Author: Barnabas

MIDIval Punditz Light album cover

MIDIval Punditz Light album coverMIDIval Punditz
Light

Six Degrees Records
Street: 04.28
MIDIval Punditz = Karsh Kale + Tabla Beat Science

Toe-tapping and finger swing is what accompanies this album. Its mixture of the sitar, Sarangi and upbeat techno allows for a new type of sensory input. The mid-chested chanting—which accompanies some of the songs—gives the rhythm a solid base line, while allowing it to constantly fluctuate between the traditional Indian instruments and electronic music. However, the whole album is not a success. Due to the wide variety of vocals and instruments, the album can be too different at times and does not flow. This is only a minute problem, since all of the rhythms are individually made, but it can be just too much of a flux going from upbeat to mellow and collected. This album is one that would most likely be heard while purchasing incense at Dancing Crane or while culturally appropriating yoga at a local studio. –Barnabas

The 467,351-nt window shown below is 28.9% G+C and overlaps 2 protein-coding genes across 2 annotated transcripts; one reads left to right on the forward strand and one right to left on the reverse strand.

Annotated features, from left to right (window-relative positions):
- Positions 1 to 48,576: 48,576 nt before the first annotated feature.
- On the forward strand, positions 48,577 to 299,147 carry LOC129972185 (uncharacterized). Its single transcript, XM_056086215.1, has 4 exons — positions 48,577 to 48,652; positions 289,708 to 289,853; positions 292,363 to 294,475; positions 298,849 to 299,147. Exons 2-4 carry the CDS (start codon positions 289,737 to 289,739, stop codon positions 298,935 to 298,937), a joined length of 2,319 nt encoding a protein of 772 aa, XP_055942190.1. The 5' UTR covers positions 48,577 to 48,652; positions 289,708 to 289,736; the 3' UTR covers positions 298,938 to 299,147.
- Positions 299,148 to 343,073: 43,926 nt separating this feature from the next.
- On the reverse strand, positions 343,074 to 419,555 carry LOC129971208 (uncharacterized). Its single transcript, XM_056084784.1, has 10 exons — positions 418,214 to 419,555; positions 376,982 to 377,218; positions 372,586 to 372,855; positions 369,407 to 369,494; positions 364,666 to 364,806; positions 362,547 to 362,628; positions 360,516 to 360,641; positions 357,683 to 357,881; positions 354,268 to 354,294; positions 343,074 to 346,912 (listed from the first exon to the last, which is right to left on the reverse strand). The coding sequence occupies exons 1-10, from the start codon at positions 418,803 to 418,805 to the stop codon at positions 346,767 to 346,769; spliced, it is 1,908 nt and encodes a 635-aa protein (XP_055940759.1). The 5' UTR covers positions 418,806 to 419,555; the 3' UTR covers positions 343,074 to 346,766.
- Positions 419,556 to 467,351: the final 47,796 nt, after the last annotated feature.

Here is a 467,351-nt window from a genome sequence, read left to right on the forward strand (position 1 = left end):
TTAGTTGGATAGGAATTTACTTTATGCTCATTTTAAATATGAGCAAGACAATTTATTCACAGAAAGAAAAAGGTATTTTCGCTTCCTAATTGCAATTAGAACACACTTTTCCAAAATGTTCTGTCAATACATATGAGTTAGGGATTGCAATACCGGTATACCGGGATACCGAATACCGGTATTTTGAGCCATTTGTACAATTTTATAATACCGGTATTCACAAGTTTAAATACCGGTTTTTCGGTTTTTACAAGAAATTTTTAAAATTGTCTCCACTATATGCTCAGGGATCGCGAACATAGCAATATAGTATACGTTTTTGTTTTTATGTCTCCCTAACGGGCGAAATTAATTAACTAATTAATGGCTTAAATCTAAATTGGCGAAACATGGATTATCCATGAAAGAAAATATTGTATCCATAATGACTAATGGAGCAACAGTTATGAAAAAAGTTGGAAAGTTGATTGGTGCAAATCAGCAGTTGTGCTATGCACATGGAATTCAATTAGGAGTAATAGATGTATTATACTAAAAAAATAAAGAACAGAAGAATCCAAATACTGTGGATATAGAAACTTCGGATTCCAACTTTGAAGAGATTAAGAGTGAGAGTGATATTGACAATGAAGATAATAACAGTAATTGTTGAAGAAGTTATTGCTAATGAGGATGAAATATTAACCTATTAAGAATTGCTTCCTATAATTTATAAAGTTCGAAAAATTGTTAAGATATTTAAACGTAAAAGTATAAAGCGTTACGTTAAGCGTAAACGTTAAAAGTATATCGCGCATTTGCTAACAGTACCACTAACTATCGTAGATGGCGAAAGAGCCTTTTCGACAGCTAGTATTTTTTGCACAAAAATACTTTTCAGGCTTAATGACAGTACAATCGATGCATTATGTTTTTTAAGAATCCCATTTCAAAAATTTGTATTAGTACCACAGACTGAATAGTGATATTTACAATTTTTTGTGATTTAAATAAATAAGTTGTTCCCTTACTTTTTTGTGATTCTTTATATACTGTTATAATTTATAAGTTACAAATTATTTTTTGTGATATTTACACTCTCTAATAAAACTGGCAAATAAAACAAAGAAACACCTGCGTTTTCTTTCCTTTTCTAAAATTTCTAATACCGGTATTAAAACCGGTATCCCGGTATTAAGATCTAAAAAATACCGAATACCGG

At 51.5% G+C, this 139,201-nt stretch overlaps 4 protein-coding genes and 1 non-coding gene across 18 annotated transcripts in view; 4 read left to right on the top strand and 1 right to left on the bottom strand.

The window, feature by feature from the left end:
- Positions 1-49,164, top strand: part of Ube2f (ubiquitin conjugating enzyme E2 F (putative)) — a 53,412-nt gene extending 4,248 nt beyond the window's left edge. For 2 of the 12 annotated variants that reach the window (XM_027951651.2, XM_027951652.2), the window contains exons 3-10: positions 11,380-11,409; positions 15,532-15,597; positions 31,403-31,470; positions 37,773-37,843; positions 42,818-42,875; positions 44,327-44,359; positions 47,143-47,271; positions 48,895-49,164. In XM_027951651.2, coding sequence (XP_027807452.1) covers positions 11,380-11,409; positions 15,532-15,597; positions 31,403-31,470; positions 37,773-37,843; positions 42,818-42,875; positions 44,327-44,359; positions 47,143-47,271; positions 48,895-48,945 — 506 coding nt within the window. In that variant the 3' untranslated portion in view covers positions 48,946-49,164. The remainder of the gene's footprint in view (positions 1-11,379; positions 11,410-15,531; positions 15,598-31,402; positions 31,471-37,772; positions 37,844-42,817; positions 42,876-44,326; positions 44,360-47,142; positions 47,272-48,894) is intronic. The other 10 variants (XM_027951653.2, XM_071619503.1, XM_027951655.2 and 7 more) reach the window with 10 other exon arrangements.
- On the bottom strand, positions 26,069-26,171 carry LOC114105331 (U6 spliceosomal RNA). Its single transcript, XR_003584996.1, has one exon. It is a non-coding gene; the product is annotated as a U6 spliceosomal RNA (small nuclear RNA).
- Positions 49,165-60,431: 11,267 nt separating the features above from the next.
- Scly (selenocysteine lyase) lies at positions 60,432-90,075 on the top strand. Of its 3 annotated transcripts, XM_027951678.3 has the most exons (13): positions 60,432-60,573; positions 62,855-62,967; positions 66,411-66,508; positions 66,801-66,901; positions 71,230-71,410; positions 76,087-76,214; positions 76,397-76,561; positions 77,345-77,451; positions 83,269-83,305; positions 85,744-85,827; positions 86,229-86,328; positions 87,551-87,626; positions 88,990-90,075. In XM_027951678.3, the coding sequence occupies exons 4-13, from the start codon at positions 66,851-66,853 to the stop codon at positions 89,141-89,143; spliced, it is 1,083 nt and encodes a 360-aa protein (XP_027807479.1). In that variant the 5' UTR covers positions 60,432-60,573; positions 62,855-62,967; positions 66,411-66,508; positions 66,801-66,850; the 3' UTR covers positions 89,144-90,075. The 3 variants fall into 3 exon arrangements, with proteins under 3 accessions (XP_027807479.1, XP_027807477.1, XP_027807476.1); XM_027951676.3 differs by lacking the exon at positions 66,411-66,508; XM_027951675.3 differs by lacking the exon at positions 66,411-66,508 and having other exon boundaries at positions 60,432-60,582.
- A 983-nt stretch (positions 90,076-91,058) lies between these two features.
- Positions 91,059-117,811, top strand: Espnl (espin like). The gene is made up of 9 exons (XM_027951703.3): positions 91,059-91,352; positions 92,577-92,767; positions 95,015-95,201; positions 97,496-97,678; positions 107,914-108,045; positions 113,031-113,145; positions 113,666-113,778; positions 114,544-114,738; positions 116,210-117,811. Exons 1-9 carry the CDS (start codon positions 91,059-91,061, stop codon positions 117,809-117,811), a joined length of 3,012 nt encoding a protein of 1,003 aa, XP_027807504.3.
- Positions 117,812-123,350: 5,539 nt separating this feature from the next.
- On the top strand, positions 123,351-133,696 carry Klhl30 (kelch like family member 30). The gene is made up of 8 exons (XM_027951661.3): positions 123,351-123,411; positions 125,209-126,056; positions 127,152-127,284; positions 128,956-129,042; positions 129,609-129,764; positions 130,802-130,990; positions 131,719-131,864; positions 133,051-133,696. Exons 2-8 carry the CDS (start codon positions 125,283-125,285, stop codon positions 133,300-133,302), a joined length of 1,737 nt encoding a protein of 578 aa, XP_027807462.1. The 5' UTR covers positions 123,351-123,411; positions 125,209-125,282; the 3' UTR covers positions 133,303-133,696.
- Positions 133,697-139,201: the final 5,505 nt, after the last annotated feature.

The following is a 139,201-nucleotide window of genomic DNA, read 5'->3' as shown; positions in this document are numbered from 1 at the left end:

passion pit kindred album cover

passion pit kindred album coverPassion Pit
Kindred

Columbia
Street: 04.21
Passion Pit = Owl City + Imagine Dragons

With Kindred, Passion Pit move into the realm of cute lyrics and synthesized, radio-made computer beats. Just like Gossamer, this album is another step in corny pop culture. It does show the versatility of the band, but hints at the overwhelming influences of its conception. The songs are quite similar to one another, and at first listen, it was hard to really know if the first song had ended at all. This album does have an element of uplifted hope and should be a must for any diehard recreators of the scene from The Perks of Being A Wallflower of Charlie’s cathartic experience while standing on the bed of a truck, driving through a tunnel. –Barnabas

Snoop-Dogg-Bush album cover

Snoop-Dogg-Bush album coverSnoop Dogg
Bush

Columbia Records
Street: 05.12
Snoop Dogg = Daft Punk + old Dr. Dre